Becky and I had a good talk last night. She shared her journal with me, which was so helpful to understand what she was feeling, why things were so tough, and what my part was in the the trauma triggers.
I was so grateful she shared it.
It really helped me look in the mirror, assess where I am, and reflect on how I can continue to refine and refocus on my recovery one day at a time.
I went to the LDS meeting last night and, either I was a bit off because of the feelings I was having about Becky and my situation, or I felt off because I shared 2nd – not of my choosing, or possibly it’s hard sometimes when I hear things that just don’t seem to jive with what I feel recovery really is (ie. relapse is part of recovery) – it just didn’t feel 100% great.
I did have a good talk with Sean afterward and also, prior to the meeting, got to talk with my sponsor and share the feelings I was having, explain what happened over the weekend, and ask for input and feedback. That felt good to surrender too.
And, today, I’m choosing to live in recovery.
I’ve really liked listening to the talk by President Uchtdorf titled “Lord, is it I?”
In these simple words, “Lord, is it I?” lies the beginning of wisdom and the pathway to personal conversion and lasting change.
Asking “Lord, is it I” is all about humility.
Humility is meekness and lowliness of heart.
Humility is gratitude.
Humility is recognizing God’s hand in EVERYTHING. Everything I have is only leased to me – none of it is mine except my agency.
To be humble is to recognize gratefully our dependence on the Lord—to understand that we have constant need for His support. Humility is an acknowledgment that our talents and abilities are gifts from God. It is not a sign of weakness, timidity, or fear; it is an indication that we know where our true strength lies. We can be both humble and fearless. We can be both humble and courageous.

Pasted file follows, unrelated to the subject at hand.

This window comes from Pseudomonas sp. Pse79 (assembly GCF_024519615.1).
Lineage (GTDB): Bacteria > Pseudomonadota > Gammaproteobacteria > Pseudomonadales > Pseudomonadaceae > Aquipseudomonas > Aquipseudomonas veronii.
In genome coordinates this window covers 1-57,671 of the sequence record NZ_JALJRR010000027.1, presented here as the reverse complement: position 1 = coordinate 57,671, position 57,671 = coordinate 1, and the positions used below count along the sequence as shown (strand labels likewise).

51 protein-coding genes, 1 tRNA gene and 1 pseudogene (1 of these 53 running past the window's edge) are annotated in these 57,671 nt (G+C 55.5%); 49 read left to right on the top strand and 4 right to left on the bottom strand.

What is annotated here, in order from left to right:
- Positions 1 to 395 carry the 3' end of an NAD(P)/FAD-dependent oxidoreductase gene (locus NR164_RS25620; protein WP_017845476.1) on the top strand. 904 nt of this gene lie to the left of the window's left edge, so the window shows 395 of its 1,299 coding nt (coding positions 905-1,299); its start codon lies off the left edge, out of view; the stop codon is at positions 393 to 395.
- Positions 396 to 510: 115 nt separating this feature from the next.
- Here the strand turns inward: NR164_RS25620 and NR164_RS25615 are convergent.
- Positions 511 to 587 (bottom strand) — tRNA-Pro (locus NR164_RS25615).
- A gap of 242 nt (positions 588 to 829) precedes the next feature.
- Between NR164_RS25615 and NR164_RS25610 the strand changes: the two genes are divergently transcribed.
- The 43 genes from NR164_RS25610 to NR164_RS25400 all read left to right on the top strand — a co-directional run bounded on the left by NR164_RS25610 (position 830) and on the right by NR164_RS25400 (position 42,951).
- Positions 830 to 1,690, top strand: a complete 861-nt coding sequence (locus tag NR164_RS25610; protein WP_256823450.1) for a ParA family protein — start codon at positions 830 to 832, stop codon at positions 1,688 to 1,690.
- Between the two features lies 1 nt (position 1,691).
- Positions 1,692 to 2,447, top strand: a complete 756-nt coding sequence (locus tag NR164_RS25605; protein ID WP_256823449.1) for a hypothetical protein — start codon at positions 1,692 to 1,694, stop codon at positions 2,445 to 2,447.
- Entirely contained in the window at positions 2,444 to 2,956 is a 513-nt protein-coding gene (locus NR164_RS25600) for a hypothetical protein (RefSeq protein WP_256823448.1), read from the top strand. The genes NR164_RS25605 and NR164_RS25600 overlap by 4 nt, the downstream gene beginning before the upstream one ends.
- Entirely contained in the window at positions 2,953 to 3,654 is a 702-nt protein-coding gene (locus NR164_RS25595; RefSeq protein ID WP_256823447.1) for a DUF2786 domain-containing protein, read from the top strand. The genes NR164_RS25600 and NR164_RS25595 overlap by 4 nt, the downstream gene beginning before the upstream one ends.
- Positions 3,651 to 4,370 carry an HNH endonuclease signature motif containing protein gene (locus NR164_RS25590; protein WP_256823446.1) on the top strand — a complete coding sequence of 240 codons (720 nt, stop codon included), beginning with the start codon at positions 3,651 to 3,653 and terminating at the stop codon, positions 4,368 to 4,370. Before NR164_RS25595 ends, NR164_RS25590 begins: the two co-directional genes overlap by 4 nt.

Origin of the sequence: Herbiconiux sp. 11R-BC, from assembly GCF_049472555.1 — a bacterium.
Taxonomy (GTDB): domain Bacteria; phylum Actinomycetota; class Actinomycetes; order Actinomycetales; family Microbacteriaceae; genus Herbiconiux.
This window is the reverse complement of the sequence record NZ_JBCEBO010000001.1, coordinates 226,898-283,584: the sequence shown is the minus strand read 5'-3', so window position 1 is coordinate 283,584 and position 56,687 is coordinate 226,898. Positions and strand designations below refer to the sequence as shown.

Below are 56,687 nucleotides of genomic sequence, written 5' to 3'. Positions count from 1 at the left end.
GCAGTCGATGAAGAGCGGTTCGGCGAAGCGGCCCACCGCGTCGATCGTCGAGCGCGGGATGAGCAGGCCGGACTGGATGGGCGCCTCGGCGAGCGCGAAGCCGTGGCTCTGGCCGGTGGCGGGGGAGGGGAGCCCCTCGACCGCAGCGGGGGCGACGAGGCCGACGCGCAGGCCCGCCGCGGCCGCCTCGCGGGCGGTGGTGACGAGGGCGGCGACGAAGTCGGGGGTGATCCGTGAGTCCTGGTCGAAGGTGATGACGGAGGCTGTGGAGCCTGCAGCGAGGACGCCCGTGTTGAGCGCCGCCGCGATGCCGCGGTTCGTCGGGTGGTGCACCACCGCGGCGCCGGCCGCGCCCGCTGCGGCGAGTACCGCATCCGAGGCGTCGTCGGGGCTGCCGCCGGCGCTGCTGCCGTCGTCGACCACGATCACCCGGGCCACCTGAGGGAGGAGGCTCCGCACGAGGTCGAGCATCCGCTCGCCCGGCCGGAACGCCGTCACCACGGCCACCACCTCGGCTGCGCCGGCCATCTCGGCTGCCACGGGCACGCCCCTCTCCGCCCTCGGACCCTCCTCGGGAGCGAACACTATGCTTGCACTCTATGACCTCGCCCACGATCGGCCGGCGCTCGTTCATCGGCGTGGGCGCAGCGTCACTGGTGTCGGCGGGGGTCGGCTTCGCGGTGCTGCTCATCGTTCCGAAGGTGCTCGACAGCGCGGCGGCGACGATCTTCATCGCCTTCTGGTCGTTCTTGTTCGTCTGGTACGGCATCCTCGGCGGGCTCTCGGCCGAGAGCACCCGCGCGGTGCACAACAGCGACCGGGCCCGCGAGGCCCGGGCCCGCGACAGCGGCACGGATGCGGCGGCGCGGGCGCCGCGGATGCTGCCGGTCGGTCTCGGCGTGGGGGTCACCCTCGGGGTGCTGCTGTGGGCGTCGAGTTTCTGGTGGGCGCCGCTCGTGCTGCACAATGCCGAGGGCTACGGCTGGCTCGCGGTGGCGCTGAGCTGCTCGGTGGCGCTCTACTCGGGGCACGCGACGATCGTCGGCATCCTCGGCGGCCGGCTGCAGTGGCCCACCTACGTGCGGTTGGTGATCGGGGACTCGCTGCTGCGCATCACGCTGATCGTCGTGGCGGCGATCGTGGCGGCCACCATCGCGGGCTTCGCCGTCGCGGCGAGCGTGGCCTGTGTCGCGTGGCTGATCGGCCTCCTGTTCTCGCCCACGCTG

I really like this scripture reference (John 5:30):
This is Christ speaking. I can do nothing on my own. I can only seek the will of the Father which has sent me.
When I think about recovery and healing, sometimes the tendency is to think, “Well, if I do this, and this, and that, THEN I’ll be recovered…” But that’s not the case. That’s my Super Ego thinking that I can control everything. Yes, I have to seek to do His will and be obedient, but ultimately I have to turn my life and my will over to Him and let Him help me do what I can’t do on my own.
How am I doing in this regard?
How can I measure my level of humility?
Or is that even necessary – are there different levels of humility?
This scripture passage is helpful:
10 aHumble yourselves in the sight of the Lord, and he shall lift you up.
I cross-referenced “submit” and found these scriptures and answers:
- D&C 11:20 – my work is to keep the commandments with all my might, mind, and strength.
- 2 Nephi 10:24 – reconcile myself to the will of God, and not to the will of the devil and the flesh…it is only in and through the grace of God that ye are saved.
- 2 Nephi 25:23 -believe in Christ, and to be reconciled to God; for we know that it is by grace that we are saved, after all we can do.
I’ve written a few times about “submitting my will to God.” I think it’s a tough concept and one that may not get touched on a lot in general meetings at Church.
Elder Maxwell said this about submitting one’s will to God:
The submission of one’s will is really the only uniquely personal thing we have to place on God’s altar. It is a hard doctrine, but it is true. The many other things we give to God, however nice that may be of us, are actually things He has already given us, and He has loaned them to us. But when we begin to submit ourselves by letting our wills be swallowed up in God’s will, then we are really giving something to Him” (“Insights from My Life,” Ensign, Aug. 2000, 9).
This statement from Step 3 rings clear too:
…the truth that recovery was far more the result of the Lord’s efforts than our own. He worked the miracle when we invited Him into our lives.
Am I inviting the Lord into my life? If so, how? If not, what more can I do?
I feel the best way I can invite Him in is by making time to write, reflect and sincerely pray. I can also take time to listen – both to Him and for Him, and also listen to Becky and my kids and other important voices (like the prophets and apostles).
The good news is, I want to do this – I don’t feel compelled to.
What does being reconciled really mean?
restore friendly relations between.
I like what this scripture says too:
“Come unto me, all ye that labour and are heavy laden, and I will give you rest.
“Take my yoke upon you, and learn of me; for I am meek and lowly in heart: and ye shall find rest unto your souls.
“For my yoke is easy, and my burden is light” (Matthew11:28–30).
Learn of me.
Come unto me.
I can learn of Him by studying His words. I can come unto Him by reaching out to Him in prayer and supplication.
I’m grateful for this study today.
I want to be humble. I want to be reconciled unto God. I want to be completely honest.
I look forward to a day in recovery and healing.